In time, I studied and learned more, saw more patients, and became a diplomate of the American Board of Obesity Medicine ( ABOM ). Of the approximately 1,300 diplomates of the ABOM, only 15 identify as having psychiatry as their primary specialty. The board reports that there may be other psychiatrists who are also boarded in internal medicine or pediatrics or surgery, but specific information is not available.
Those of us who prescribe typical and atypical antipsychotic agents and some of the older and newer antidepressants are familiar with the weight gain that can be attendant to these medications. We also are familiar with metabolic syndrome, which can be associated and our need to follow fasting blood glucose and lipid levels as well as waist circumference, height, and weight.
Many of us also will educate our patients about eating fewer sweets and drinking fewer sugar sweetened beverages, consuming fewer starches, and we will advise our patients to increase their exercise. We may even prescribe metformin if the fasting blood sugar and hemoglobin A1C begin to creep upward. In addition, we are constantly trying to offset the side effects of medications that we prescribe for very serious illnesses. In short, psychiatrists already are in the obesity medicine arena.
Addressing personal challenges
Talking the talk and walking the walk is so important in the area of overweight and obesity. I have struggled with overweight most of my adult life and have been “overnutritioned” – the Chinese term for overweight, off and on during my career in psychiatry. During my obesity medicine studies, I took my own weight and lifestyle seriously, and lost a significant amount of weight. Friends and patients asked me if I were well. Over time, some patients who had been with me for years volunteered how they felt about my voluntary weight loss. Most said that I no longer looked powerful; some said that I looked like a lightweight – not a serious person.
Interestingly, over time, all of my patients who had weight issues of their own began to manage their own weight better, and began to talk about their feelings and relationship to food, exercise, and weight. We have all realized that there is more under that puffy cover than meets the eye and that it insulates a whole host of stuff. Calories in and calories out become a superficial path toward a solution.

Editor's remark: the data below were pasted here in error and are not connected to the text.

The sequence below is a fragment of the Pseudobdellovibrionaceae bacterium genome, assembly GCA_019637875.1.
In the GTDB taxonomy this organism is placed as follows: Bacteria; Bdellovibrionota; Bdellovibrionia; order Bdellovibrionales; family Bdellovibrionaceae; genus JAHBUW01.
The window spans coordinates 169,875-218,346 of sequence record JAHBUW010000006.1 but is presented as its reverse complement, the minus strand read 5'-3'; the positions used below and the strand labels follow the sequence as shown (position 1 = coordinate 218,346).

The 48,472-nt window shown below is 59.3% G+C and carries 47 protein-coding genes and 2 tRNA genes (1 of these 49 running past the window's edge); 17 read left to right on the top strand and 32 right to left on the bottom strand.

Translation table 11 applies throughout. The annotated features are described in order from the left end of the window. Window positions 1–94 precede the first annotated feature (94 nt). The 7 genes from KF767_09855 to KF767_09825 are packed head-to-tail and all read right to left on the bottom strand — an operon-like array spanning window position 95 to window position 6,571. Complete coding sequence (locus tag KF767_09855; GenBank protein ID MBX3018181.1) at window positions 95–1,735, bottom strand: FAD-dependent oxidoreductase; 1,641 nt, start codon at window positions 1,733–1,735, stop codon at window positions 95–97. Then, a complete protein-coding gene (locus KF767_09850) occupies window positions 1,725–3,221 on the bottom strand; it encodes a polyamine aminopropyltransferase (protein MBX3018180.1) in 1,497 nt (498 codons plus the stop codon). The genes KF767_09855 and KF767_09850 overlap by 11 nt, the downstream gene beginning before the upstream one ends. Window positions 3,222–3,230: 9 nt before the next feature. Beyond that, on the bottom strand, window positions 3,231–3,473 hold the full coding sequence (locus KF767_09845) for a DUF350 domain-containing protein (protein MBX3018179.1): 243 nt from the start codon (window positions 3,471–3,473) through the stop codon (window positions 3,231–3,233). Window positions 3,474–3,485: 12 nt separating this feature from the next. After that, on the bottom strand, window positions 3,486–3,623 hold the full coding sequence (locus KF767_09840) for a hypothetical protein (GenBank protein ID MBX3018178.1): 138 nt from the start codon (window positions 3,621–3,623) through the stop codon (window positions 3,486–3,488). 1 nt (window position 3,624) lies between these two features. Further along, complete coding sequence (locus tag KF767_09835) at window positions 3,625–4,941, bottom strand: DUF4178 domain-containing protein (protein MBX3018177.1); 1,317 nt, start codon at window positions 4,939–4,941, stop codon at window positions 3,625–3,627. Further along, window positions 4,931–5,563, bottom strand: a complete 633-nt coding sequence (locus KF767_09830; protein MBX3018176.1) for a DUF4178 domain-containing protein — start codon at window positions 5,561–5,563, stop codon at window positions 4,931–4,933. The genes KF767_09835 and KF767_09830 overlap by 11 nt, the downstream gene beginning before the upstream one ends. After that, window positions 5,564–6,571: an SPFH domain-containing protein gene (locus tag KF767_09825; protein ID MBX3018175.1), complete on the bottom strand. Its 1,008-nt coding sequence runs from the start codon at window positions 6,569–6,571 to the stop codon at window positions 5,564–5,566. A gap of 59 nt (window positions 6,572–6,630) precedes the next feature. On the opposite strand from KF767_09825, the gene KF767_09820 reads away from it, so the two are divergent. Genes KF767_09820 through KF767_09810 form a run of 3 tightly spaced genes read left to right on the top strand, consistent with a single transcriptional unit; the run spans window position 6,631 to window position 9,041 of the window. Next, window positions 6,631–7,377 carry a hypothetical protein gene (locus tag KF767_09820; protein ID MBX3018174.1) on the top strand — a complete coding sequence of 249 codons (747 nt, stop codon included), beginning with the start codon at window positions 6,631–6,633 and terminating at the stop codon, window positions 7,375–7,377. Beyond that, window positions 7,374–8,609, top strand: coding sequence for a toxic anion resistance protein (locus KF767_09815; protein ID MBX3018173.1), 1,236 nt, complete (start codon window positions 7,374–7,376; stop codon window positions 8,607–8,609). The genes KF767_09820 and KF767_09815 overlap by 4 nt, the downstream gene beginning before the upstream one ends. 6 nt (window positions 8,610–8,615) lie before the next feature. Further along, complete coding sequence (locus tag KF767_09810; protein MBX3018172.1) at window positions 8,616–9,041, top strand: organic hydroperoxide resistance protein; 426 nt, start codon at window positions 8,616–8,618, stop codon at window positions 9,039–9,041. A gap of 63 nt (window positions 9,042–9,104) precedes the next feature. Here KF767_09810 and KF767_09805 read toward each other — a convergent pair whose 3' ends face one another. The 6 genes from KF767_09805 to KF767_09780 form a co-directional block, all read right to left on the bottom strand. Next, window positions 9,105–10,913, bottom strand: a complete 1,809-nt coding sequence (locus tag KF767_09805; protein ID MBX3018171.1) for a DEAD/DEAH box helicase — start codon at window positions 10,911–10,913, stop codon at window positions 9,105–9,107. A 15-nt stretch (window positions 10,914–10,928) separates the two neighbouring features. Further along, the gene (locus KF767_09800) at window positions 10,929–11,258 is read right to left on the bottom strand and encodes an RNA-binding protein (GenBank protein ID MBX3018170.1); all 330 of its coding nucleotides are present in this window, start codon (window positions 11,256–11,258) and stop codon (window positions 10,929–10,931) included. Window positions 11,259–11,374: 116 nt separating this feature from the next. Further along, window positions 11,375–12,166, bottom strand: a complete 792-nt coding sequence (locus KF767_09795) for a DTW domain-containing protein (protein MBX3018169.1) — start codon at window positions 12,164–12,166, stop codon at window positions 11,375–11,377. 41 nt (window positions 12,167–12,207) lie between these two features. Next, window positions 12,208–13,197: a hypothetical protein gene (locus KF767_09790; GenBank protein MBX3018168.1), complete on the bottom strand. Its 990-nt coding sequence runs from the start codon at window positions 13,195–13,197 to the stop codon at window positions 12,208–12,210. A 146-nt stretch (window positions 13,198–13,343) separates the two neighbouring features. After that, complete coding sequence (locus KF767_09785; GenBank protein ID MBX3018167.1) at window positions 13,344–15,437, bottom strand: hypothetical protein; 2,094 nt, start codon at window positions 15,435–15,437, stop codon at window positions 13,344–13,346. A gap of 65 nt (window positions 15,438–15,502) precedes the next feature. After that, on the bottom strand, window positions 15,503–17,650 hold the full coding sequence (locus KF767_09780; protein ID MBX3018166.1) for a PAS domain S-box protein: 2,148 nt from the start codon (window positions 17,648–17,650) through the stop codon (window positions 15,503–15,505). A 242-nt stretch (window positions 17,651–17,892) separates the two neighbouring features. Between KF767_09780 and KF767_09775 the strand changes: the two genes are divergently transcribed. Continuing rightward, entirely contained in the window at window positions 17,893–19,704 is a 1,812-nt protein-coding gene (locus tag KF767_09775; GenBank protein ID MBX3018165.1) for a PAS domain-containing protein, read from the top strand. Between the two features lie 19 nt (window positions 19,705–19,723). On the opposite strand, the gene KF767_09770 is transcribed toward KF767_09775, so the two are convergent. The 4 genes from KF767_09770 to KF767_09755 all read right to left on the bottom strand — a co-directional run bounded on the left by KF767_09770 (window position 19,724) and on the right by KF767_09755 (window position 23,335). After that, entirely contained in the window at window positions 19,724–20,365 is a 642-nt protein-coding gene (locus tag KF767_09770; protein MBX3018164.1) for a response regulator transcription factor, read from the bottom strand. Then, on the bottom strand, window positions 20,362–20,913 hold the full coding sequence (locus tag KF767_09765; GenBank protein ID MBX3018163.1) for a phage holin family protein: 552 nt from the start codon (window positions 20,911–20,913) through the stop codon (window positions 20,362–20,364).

Regarding simple transference and countertransference … many physicians have powerful adverse feelings about patients who are overweight or obese and really struggle with working with these patients. One of my friends, a family medicine specialist, told me that he cannot look at them and has told his staff not to assign those patients to him, because they do not comply and then do not come back to follow up. It is likely that his patients pick up on his disdain, anger, and lack of hope for them, and do not return in order to protect their feelings. Interestingly, this friend has struggled with his own weight throughout his professional life. Perhaps psychiatry could be useful to the myriad of other physicians like my friend who have visceral reactions to patients with weight issues so that the physicians can be kinder to themselves and their patients can receive the care, understanding, and respect that they deserve.
Attaining and maintaining a healthy weight across the life cycles is a complicated thought-, feeling-, and event-filled endeavor. I look forward to sharing basic science, clinical science, research, and anecdotal reports as we explore “Weighty Issues.”
Dr. Harris, a diplomate of the American Board of Obesity Medicine, is in private practice in adult and geriatric psychiatry in Hartford, Conn. She also works as a psychiatric consultant to continuing care retirement organizations and professional groups. Dr. Harris, a former president of the Black Psychiatrists of America, is a Distinguished Fellow of the American Psychiatric Association. Besides psychotherapy, her major clinical interests include geriatrics and the interface between general medicine and psychiatry.